Smith is sponsoring a bill (SB 772) that would place a Northeast Florida police training academy under the direction of historically black Edward Waters College in Jacksonville. He said he has the Republican Senate leadership's support for a $1 million appropriation for the project. The president of Edward Waters College, Nat Glover, was elected sheriff of Duval County in 1995 -- the first elected black sheriff in Florida in more than 100 years.

Smith and other black legislators have criticized Scott for not hiring more African-Americans in his administration and not appointing more minority candidates to judgeships in Florida.

Smith was active in mobilizing black voters to vote for Charlie Crist in the 2014 race for governor, and he was quoted last October in the South Florida Sun-Sentinel as saying: "I get more motivation from people wanting to get rid of Rick Scott than people wanting to vote for Charlie Crist."

House bill opens door to sheriffs housing more state prisoners

Jail Miami HeraldFlorida’s sheriff-run jails would be the beneficiaries of the fallout of Florida’s troubled prison system under a bill passed unanimously Wednesday by a House committee that would allow courts to keep inmates in county jails for up to two years to avoid entering the state’s prison system. 

Under the plan, the state would pay counties up to $60 a day to house inmates with lower-level felony convictions  who have sentences that do not exceed two years. Current law allows counties to house state prisoners for only a year or less.

The proposal would apply to counties that volunteer to accept the state inmates and is likely to be used most by rural county jails, where the average daily cost is less than $60. In South Florida, where the cost to house a prisoner is more than twice what the state will pay, counties could lose money under the plan.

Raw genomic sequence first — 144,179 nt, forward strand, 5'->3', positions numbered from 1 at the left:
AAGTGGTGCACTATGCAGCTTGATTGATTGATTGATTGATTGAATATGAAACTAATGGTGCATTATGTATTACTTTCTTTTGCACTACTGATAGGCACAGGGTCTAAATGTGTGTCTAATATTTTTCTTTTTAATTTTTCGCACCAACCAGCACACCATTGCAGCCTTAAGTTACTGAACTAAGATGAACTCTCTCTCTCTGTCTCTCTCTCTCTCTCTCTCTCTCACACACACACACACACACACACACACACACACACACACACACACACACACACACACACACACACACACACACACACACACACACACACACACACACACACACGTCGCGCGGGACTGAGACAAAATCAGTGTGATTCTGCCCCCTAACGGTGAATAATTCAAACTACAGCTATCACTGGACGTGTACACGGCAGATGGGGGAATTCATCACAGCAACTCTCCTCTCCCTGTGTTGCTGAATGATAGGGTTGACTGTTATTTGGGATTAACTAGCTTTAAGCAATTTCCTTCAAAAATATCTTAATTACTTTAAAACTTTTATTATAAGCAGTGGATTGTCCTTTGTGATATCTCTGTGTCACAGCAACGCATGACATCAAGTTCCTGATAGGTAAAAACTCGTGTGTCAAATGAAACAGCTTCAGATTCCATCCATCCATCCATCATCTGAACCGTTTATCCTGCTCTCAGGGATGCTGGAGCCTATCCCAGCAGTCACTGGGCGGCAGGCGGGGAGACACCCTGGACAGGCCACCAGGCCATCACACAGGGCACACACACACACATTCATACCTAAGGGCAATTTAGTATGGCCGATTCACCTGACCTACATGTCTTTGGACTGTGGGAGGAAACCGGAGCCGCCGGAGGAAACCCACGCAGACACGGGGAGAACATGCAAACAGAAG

“This is an experimental approach to see if we can reduce recividivsm…separate lower level offenders from the harden offenders at the state level,’’ said Rep. Danny Burgess, R-Zephyrhills, who managed the bill for the House Justice Appropriations Subcommittee on Wednesday. “We’re trying see if this works.”

While the proposal would benefit counties, it would also cost the state an estimated $5.8 million in additional funds to send inmates who would have been housed in Florida prisons at a cost of $44 a day to the county jails which would be paid $60. 

The proposal has the support of the Florida Sheriff’s Association and drew bi-partisan support during the hearing.

“It’s an idea whose time has come,’’ said Rep. Darryl Rouson of St. Petersburg, the ranking Democrat on the committee. “I think it will save the state money, help the counties, help family support in different locations.”

He noted, however, that some county jails have eliminated drug treatment programs because of budget cuts and some of the additional money should go into restoring those programs if they are housing state inmates on drug offenses.

“This opens the door for a lot of things to happen and I’m very happy to support this bill,’’ he said. 

AP: Jeb Bush rejects idea of federal minimum wage hike

From the Associated Press: